Bringing ancient taonga to 21st-century eyes

Dr Ngarino Ellis (Ngāti Porou, Ngāpuhi) unearths historical Māori art to inspire and enrich contemporary art practice.

"My twin sister and I were raised in the art world — our mum Elizabeth was an art teacher, and is now chair of several art boards including Haerewa (the Māori Advisory Board at Auckland Art Gallery), and our dad Robert is an artist and taught at Elam for almost 40 years.

"When I graduated with my BA/LLB my first job was practicing as a criminal lawyer, but it was scatty, unsatisfying work, and within a year I had enrolled one day a week to do an MA in Art History. The next year my wonderful mentor, the legendary Ngahuia Te Awekotuku, asked me to become a tutor for her Māori art history classes.

"I asked, 'how am I going to help my people if I'm here in academia and not in the law courts?' She said, 'you can still help your people up here'."

It's really lovely to spend time with taonga who don't usually get anyone to mihi to them, to sing to them, just to be with them.

"And Ngahuia was right: I feel that I do help Māori by working as an art historian in lots of different ways.

"For example, I sent a copy of my PhD on Ngāti Porou carving 1830–1930 to carver Hone McClutchie who was restoring the meeting house at Te Horo marae near Ruatoria. He had my PhD draft on the trestle tables outside the wharenui, and everybody was looking at it, reading, getting ideas and being inspired.

"That, for me, makes this an important job. With photographer Natalie Robertson, I turned that PhD into a book called A Whakapapa of Tradition (Auckland University Press, 2016), and that is also used by contemporary artists and especially carvers for reference and inspiration.

"In early 2018 Natalie went to the unveiling of whakairo at the refurbished Tikapa Marae her ancestral marae — where the carver Lionel Matenga had also used our book. People are pleased that we published a book with high production values that is a pleasure to use."

He had my PhD draft on the trestle tables outside the wharenui, and everybody was looking at it, reading, getting ideas and being inspired.

"Part of my work in making past art visible is bringing our taonga overseas into the conversation. We have to make it as easy to write about a cloak in Stockholm as one in Wellington.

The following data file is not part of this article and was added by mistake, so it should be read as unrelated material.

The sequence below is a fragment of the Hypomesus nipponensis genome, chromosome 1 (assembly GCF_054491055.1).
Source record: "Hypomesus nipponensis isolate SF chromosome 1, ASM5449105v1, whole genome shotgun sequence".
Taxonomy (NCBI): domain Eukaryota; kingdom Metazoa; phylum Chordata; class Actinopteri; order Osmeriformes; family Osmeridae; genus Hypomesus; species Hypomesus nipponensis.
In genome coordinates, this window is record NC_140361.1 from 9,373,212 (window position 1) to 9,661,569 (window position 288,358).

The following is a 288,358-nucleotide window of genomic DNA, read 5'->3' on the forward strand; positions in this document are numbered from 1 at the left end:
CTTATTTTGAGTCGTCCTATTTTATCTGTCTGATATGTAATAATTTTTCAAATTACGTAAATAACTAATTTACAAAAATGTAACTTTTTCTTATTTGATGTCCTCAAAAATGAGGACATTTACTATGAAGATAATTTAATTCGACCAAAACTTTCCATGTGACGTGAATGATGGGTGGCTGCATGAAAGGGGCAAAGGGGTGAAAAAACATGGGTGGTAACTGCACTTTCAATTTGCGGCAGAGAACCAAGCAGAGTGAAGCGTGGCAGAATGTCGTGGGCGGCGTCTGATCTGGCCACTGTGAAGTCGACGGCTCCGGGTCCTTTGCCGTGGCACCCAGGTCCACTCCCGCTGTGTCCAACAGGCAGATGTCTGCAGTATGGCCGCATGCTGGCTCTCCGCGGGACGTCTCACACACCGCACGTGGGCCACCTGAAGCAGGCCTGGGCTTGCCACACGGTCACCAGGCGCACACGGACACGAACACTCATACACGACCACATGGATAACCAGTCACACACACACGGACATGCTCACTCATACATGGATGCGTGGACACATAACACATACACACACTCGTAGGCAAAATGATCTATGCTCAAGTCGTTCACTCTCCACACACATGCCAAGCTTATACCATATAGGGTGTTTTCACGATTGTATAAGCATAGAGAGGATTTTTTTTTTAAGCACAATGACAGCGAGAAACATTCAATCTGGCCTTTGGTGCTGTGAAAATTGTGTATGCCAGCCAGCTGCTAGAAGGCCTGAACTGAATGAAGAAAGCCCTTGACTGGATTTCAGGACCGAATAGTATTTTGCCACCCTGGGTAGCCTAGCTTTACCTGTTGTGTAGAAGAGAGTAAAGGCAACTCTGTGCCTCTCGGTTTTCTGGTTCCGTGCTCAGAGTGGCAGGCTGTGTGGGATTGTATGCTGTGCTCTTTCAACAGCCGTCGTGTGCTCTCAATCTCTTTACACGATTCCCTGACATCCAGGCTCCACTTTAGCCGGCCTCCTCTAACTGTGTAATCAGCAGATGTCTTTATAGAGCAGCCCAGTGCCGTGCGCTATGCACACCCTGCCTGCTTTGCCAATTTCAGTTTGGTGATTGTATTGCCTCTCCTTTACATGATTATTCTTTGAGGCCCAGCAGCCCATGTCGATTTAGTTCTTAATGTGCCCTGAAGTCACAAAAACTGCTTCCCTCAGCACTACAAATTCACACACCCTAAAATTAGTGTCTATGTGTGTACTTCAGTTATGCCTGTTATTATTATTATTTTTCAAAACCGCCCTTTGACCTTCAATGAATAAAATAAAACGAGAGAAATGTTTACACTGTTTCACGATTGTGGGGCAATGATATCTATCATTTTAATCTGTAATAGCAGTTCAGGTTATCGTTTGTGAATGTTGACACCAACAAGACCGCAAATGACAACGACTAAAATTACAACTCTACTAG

"An estimated 16,000 Māori treasures are overseas, many of which left our shores before 1840. So there are forms and types of Māori art there that we no longer have examples of here.

"It's important to open up the archives and inspire our artists — on my 2018 trip to Europe, the UK and the US, I posted pictures and video of taonga on social media, and carvers and moko artists were talking about what I was finding, which was exciting."

It makes me so angry that Cook's men asked him to sit for a drawing when he was injured by a material he’d never come across before.

"When I go to museums and archives overseas, it's really lovely to spend time with taonga who don't usually get anyone to mihi to them, to sing to them, just to be with them.

"One of the highlights of my research career so far was seeing a drawing that I had been talking about in lectures for 20 years, of a man called Te Kuku who was from Te Rawhiti in the Bay of Islands, which is where I'm from.

"It's in the British Library, where I spent a day in April supported by members of Ngāti Rānana, the Māori group in London, looking at the collections of Captain Cook."

An estimated 16,000 Māori treasures are overseas, many of which left our shores before 1840.

"We went into the conservation area and I saw him and it was overwhelming. I cried. I did a karanga to him, just quietly. When he was drawn he was injured, he had a British musket ball in his leg. It makes me so angry that Cook's men asked him to sit for a drawing when he was injured by a material he’d never come across before.

"I love making global connections — at the Metropolitan Museum in New York I saw a waka huia (treasure box) and thought 'I've seen this before!' What I had seen was another piece by the same, unknown artist in the Pitt Rivers Museums in Oxford, England.

"So we're piecing together stories of Aotearoa that have been fragmented around the world."